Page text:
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For her volunteer work, Suzi Lagina expects nothing in return, except maybe a "thank you."
Tuesday, April 19, 2011
Written by Justin Cook for UNC Health Care
She moves through the SECU Family House with an open heart for the sick souls cradled in its walls. She lends her time to make life more comfortable for patients that are passing through. She lends an ear to those who, sometimes living on borrowed time, need someone to listen. Suzi Lagina expects nothing in return, except maybe a "thank you."
She wipes off the kitchen counter with a gentleness that extends beyond her expenditure of elbow grease. Folding laundry didn’t require any special training and she laughs as she revels in the job security that people’s messes create for her. Her nursing background makes it easier for her to relate to almost anyone. An avid runner, she understands healthy living, in fact she stumbled upon the SECU Family House one day when she was on a run. “I thought ‘Gee, I might be useful there.’ People have to make [the SECU Family House] their home. I just wondered what jobs were available ... I tend to take the ones no one else likes,” she says with a smile.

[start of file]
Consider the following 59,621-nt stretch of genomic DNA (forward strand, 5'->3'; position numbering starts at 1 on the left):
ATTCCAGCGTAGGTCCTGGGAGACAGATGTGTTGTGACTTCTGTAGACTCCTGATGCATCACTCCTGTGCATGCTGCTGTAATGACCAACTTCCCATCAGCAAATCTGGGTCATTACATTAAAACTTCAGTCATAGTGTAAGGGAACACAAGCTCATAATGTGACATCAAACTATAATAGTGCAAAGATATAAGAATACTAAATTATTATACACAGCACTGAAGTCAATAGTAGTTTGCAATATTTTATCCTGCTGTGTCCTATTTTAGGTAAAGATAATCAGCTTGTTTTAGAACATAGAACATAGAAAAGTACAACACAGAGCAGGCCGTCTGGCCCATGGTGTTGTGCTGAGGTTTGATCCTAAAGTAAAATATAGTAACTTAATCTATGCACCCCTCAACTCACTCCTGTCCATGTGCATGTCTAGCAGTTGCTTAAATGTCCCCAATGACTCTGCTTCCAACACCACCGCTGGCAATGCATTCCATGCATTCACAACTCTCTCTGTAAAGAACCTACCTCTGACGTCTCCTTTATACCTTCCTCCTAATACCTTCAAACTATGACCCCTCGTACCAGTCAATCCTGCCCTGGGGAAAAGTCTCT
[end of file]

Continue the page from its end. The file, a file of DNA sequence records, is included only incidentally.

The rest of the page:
Lagina’s husband died years back, something that she doesn’t regularly disclose unless she is asked. The mystery makes her that much more intriguing. I didn’t probe as to why, but the circumstances of his passing were enough to galvanize her spirit of giving back and cement her deep-seated empathy of others caught in a struggle. Lagina seems to grasp patients’ and guests’ feelings of isolation and frustration when they are diagnosed with an illness, and the uncertainty of their own survival. That spirit of giving engages Lagina in multiple volunteer jobs that keep her busy during the week. Regularly you can find her visiting with patients at UNC Hospitals when she is not at Family House.
“In school they said you would have a calling in life. I thought someone would tap you on the shoulder and say ‘come, follow me, this is the path you are supposed to go down. It doesn’t really happen that way,” contends Lagina. But she agrees that you never know what will set you up for your current path. Chances should be taken and people should give of themselves to others.
For a while Lagina was happy with her calling as a nurse. Now she says she doesn’t miss some of the perks that come with a paying job and she is content spending much of her time volunteering. “What am I going to be called upon to do today? What can I do for others?” It’s that mindset that gets her through the week.
And it is in that spirit that patients and guests can bask at the SECU Family House.